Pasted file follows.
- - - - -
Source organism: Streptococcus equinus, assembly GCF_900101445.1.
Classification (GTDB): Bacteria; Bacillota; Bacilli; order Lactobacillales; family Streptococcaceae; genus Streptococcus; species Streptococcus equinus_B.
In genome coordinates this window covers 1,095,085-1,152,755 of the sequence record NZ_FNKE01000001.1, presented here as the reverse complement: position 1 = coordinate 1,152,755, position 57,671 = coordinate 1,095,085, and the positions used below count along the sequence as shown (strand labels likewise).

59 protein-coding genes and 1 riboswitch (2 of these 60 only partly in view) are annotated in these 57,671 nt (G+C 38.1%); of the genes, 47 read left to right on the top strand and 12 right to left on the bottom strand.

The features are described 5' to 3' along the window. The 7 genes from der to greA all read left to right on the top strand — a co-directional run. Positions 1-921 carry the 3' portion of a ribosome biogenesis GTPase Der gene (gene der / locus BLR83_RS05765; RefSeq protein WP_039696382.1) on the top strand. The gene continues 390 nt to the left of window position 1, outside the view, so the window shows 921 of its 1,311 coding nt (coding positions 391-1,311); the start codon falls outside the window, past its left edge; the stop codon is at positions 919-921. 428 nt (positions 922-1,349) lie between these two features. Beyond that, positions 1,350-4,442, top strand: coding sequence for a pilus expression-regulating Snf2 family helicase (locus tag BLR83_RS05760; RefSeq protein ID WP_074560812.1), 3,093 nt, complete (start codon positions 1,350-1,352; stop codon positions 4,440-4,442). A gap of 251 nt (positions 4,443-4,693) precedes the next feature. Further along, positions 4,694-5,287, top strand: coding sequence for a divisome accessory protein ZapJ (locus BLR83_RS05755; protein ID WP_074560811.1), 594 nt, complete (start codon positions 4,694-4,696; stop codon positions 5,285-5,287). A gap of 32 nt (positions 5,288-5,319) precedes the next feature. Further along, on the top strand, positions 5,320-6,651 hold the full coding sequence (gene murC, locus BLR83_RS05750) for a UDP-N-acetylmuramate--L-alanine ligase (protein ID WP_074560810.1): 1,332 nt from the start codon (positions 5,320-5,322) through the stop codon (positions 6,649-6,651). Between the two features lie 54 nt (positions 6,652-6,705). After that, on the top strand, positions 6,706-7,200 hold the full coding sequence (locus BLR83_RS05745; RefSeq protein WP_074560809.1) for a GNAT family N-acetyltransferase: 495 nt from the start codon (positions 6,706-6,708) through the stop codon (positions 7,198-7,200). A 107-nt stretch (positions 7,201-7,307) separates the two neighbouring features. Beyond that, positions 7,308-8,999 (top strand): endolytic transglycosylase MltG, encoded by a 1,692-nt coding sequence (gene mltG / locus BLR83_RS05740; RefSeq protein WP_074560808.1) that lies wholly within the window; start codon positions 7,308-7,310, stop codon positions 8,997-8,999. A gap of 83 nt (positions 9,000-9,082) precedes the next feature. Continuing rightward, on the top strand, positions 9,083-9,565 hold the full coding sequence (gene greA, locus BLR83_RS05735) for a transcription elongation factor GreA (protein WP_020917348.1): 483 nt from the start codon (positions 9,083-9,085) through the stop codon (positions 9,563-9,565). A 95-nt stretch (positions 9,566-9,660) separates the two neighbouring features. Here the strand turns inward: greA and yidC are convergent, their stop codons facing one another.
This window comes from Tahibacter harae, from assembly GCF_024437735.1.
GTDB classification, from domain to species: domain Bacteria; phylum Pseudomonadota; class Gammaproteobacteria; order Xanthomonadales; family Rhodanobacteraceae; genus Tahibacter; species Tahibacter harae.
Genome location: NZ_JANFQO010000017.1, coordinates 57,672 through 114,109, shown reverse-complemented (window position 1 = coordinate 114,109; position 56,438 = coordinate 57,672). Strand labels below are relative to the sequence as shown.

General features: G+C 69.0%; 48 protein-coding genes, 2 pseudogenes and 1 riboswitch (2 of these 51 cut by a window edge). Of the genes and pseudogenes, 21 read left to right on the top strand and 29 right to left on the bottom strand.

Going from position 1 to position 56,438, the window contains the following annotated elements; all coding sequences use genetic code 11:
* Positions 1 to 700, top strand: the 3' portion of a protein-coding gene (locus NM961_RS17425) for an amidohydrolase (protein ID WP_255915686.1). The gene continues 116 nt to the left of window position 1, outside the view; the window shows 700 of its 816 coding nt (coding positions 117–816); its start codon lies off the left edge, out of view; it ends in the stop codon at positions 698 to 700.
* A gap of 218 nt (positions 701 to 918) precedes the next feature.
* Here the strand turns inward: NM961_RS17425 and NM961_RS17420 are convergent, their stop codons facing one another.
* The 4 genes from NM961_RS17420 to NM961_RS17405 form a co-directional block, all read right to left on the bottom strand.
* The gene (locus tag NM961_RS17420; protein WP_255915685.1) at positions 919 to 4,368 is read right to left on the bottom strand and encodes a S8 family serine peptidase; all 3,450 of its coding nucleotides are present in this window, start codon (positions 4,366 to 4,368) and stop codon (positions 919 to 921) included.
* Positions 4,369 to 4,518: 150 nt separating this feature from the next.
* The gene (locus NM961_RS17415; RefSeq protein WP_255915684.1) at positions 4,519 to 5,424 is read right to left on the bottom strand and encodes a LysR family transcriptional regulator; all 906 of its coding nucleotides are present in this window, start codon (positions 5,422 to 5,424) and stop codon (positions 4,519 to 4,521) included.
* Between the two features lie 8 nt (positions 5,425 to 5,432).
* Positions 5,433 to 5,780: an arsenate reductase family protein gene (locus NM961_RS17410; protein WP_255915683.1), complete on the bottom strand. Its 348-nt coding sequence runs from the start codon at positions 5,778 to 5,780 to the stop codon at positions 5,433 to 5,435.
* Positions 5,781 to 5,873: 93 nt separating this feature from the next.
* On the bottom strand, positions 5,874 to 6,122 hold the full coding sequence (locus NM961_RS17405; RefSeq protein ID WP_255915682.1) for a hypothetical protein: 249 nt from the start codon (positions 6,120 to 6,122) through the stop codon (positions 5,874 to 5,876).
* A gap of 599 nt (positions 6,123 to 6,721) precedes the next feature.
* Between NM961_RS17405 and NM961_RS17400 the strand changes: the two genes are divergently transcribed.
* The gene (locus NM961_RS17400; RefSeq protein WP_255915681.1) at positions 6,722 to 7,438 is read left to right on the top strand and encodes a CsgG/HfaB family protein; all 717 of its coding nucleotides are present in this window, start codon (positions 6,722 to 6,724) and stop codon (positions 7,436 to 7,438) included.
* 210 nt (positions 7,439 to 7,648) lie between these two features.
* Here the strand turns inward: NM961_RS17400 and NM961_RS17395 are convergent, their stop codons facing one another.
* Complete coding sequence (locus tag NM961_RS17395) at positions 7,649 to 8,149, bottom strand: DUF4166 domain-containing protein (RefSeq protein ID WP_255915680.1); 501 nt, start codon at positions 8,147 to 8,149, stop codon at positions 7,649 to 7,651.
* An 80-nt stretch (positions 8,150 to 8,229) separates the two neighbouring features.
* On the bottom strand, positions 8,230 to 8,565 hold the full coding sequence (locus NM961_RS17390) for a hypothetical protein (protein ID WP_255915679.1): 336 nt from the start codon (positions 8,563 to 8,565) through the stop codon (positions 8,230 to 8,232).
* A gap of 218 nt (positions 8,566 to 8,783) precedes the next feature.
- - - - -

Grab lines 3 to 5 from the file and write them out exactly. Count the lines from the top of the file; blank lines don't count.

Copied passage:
In genome coordinates this window covers 1,095,085-1,152,755 of the sequence record NZ_FNKE01000001.1, presented here as the reverse complement: position 1 = coordinate 1,152,755, position 57,671 = coordinate 1,095,085, and the positions used below count along the sequence as shown (strand labels likewise).

59 protein-coding genes and 1 riboswitch (2 of these 60 only partly in view) are annotated in these 57,671 nt (G+C 38.1%); of the genes, 47 read left to right on the top strand and 12 right to left on the bottom strand.

The features are described 5' to 3' along the window. The 7 genes from der to greA all read left to right on the top strand — a co-directional run. Positions 1-921 carry the 3' portion of a ribosome biogenesis GTPase Der gene (gene der / locus BLR83_RS05765; RefSeq protein WP_039696382.1) on the top strand. The gene continues 390 nt to the left of window position 1, outside the view, so the window shows 921 of its 1,311 coding nt (coding positions 391-1,311); the start codon falls outside the window, past its left edge; the stop codon is at positions 919-921. 428 nt (positions 922-1,349) lie between these two features. Beyond that, positions 1,350-4,442, top strand: coding sequence for a pilus expression-regulating Snf2 family helicase (locus tag BLR83_RS05760; RefSeq protein ID WP_074560812.1), 3,093 nt, complete (start codon positions 1,350-1,352; stop codon positions 4,440-4,442). A gap of 251 nt (positions 4,443-4,693) precedes the next feature. Further along, positions 4,694-5,287, top strand: coding sequence for a divisome accessory protein ZapJ (locus BLR83_RS05755; protein ID WP_074560811.1), 594 nt, complete (start codon positions 4,694-4,696; stop codon positions 5,285-5,287). A gap of 32 nt (positions 5,288-5,319) precedes the next feature. Further along, on the top strand, positions 5,320-6,651 hold the full coding sequence (gene murC, locus BLR83_RS05750) for a UDP-N-acetylmuramate--L-alanine ligase (protein ID WP_074560810.1): 1,332 nt from the start codon (positions 5,320-5,322) through the stop codon (positions 6,649-6,651). Between the two features lie 54 nt (positions 6,652-6,705). After that, on the top strand, positions 6,706-7,200 hold the full coding sequence (locus BLR83_RS05745; RefSeq protein WP_074560809.1) for a GNAT family N-acetyltransferase: 495 nt from the start codon (positions 6,706-6,708) through the stop codon (positions 7,198-7,200). A 107-nt stretch (positions 7,201-7,307) separates the two neighbouring features. Beyond that, positions 7,308-8,999 (top strand): endolytic transglycosylase MltG, encoded by a 1,692-nt coding sequence (gene mltG / locus BLR83_RS05740; RefSeq protein WP_074560808.1) that lies wholly within the window; start codon positions 7,308-7,310, stop codon positions 8,997-8,999. A gap of 83 nt (positions 9,000-9,082) precedes the next feature. Continuing rightward, on the top strand, positions 9,083-9,565 hold the full coding sequence (gene greA, locus BLR83_RS05735) for a transcription elongation factor GreA (protein WP_020917348.1): 483 nt from the start codon (positions 9,083-9,085) through the stop codon (positions 9,563-9,565). A 95-nt stretch (positions 9,566-9,660) separates the two neighbouring features. Here the strand turns inward: greA and yidC are convergent, their stop codons facing one another.